Heavy Equipment Operator Pinned After Bulldozer Slides off Flatbed Trailer
Wisconsin FACE 99WI041
A 45-year-old male supervisor (the victim) for an excavation construction company was loading a Caterpillar D4 bulldozer to return it to the company shop when it slid sideways as he pulled it onto a flatbed trailer attached to a truck. The truck and trailer were parked with the right wheels on the sloped shoulder of the road, and the left wheels on the paved surface. Light rain was falling at the time of the incident, and the trailer was wet. The trailer was equipped with two metal and wood ramps that led from the ground to a wooden "beavertail" platform. (See Figure). After one unsuccessful attempt to drive the bulldozer onto the platform, the victim drove up the ramps and partway onto the platform. The tracks of the machine began to slide sideways towards the ditch, and off the trailer. He tried to jump out of the cab, but was pinned beneath the cab structure when it landed on top of him. The victim's wife had accompanied him to the site on the weekend morning when the incident occurred, and witnessed the incident from the passenger seat of the truck cab. She flagged down a passing car to call for help. EMS responders arrived, and elevated the bulldozer with air bags and blocks to remove the victim's body. The victim was pronounced dead at the scene by the medical examiner. The FACE investigator concluded that, to prevent similar occurrences, employers and bulldozer operators should:
- always use an operator restraint system while operating equipment equipped with rollover protective structures (ROPS)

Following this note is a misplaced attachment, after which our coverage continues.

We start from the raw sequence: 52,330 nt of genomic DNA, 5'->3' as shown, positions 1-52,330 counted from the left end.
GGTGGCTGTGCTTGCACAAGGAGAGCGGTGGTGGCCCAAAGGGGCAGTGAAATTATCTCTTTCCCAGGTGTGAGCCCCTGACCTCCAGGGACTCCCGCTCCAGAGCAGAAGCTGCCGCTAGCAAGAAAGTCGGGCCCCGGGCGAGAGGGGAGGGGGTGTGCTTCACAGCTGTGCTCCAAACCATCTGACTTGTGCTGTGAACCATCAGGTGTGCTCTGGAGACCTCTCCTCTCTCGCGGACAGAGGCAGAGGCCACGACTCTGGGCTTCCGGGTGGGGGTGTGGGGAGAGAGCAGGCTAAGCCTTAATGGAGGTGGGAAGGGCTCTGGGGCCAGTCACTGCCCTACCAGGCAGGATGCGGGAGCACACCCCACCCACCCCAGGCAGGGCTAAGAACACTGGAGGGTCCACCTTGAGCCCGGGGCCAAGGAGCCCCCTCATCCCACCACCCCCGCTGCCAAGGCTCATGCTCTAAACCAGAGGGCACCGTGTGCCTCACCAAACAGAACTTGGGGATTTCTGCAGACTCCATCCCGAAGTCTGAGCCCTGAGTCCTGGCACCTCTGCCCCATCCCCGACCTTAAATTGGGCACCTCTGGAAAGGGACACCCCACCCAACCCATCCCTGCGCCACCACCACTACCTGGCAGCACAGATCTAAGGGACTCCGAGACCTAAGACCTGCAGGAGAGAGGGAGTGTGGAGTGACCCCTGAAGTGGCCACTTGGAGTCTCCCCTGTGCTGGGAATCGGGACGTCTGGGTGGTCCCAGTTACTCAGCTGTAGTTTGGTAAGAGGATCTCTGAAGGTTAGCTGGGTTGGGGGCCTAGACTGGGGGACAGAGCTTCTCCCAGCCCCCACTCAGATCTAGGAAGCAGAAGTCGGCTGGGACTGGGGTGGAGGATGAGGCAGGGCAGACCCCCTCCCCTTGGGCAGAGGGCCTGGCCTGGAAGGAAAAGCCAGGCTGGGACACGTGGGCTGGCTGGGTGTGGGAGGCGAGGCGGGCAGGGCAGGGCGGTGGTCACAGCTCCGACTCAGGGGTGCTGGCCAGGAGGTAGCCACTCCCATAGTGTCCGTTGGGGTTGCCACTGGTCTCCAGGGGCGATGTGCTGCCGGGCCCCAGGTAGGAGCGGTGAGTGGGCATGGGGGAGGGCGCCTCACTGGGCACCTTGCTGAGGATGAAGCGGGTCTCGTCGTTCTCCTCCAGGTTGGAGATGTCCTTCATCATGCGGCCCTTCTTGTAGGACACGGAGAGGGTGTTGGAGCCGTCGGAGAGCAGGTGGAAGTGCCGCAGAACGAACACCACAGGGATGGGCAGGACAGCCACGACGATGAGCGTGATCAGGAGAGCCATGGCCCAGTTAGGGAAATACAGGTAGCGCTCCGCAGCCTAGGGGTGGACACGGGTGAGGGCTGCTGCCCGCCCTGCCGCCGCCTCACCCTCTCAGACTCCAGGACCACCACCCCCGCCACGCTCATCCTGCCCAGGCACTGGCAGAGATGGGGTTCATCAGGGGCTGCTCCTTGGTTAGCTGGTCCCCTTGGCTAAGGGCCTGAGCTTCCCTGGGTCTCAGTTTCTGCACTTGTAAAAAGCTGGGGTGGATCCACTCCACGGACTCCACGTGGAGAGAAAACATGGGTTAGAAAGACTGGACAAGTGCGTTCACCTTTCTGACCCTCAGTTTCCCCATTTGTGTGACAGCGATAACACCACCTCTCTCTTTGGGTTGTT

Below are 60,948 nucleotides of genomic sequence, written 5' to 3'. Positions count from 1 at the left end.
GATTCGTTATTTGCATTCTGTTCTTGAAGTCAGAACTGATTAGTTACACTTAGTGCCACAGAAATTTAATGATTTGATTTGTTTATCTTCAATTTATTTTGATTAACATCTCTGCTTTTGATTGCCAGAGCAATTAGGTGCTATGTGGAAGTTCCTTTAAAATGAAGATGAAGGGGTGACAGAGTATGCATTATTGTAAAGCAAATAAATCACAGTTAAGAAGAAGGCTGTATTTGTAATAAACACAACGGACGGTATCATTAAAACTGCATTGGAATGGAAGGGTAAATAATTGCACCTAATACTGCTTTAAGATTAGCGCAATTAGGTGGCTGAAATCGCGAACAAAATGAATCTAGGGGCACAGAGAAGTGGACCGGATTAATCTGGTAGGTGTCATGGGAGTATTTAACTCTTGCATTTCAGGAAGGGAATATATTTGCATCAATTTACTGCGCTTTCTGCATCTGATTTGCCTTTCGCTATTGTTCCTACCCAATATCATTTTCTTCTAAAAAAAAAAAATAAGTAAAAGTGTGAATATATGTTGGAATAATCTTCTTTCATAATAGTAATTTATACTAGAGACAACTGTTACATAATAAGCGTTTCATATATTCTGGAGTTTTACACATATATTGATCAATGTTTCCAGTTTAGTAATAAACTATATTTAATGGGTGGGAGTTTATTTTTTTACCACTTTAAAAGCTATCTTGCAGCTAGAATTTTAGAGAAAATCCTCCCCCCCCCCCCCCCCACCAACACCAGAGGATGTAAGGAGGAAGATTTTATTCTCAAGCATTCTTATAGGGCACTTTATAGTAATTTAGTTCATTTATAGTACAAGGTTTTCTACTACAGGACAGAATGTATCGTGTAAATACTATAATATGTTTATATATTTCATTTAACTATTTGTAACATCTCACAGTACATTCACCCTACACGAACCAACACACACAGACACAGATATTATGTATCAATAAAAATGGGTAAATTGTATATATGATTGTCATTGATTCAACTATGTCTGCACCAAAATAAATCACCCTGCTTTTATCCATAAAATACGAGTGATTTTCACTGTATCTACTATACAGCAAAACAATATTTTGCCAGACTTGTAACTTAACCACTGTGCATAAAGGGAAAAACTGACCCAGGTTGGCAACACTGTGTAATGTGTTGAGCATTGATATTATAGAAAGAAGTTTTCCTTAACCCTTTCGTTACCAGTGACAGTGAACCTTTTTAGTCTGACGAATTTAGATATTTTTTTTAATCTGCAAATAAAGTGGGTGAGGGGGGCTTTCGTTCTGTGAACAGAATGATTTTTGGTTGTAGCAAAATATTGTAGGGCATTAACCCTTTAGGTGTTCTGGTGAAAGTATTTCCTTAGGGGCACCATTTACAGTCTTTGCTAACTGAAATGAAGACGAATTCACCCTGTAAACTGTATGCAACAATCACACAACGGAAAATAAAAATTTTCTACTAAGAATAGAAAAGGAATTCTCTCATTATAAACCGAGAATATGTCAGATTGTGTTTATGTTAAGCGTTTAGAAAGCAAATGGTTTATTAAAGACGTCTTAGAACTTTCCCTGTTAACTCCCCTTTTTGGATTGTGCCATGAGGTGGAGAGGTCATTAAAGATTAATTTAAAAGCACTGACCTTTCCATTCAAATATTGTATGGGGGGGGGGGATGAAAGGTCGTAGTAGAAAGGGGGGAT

- evaluate the terrain prior to loading track equipment onto a trailer, and plan safe strategies for addressing the hazards
- arrange for a qualified observer to provide verbal or signal directions when loading track equipment onto a trailer.
On July 17, 1999, a 45-year-old male excavation construction supervisor died while trying to load a bulldozer on a flatbed trailer. The Wisconsin FACE field investigator learned of the incident through the newspaper article on July 19, 1999. On September 22, 1999, the field investigator conducted a site visit. The FACE investigator also obtained the death certificate and the coroner and sheriff's reports.
The victim was employed by the excavation company as a supervisor. He had at least ten years of experience in operating heavy equipment, including the bulldozer, and also had a commercial driver's license to operate a tractor trailer.
The incident occurred early on a Saturday morning, when the rest of the company crew was not working at the site. The company had finished its work of installing a gravel driveway at a residence on Friday, but left the bulldozer at the site to be picked up the next day. The victim's wife accompanied him in the truck with flatbed trailer to pick up and return the bulldozer to the company shop. He parked the truck and trailer across the two-lane road from the driveway, with the left wheels on the road and the right wheels on the shoulder. There was a slight downhill grade on the shoulder to the ditch. Light rain was falling, but the shoulder and surrounding areas were firm. The flatbed of the tandem axle dual wheel trailer was 20 feet long, 8 feet wide, with a 5-foot angled "beavertail" at the rear. Two 5-foot long, drop-down ramps extended from the end of the beavertail; these were 22½ inches wide, and could be set at positions across the end of the beavertail by sliding on a horizontal rod. The bulldozer width on the ground was 6 feet 5 inches; each track was 18 inches wide.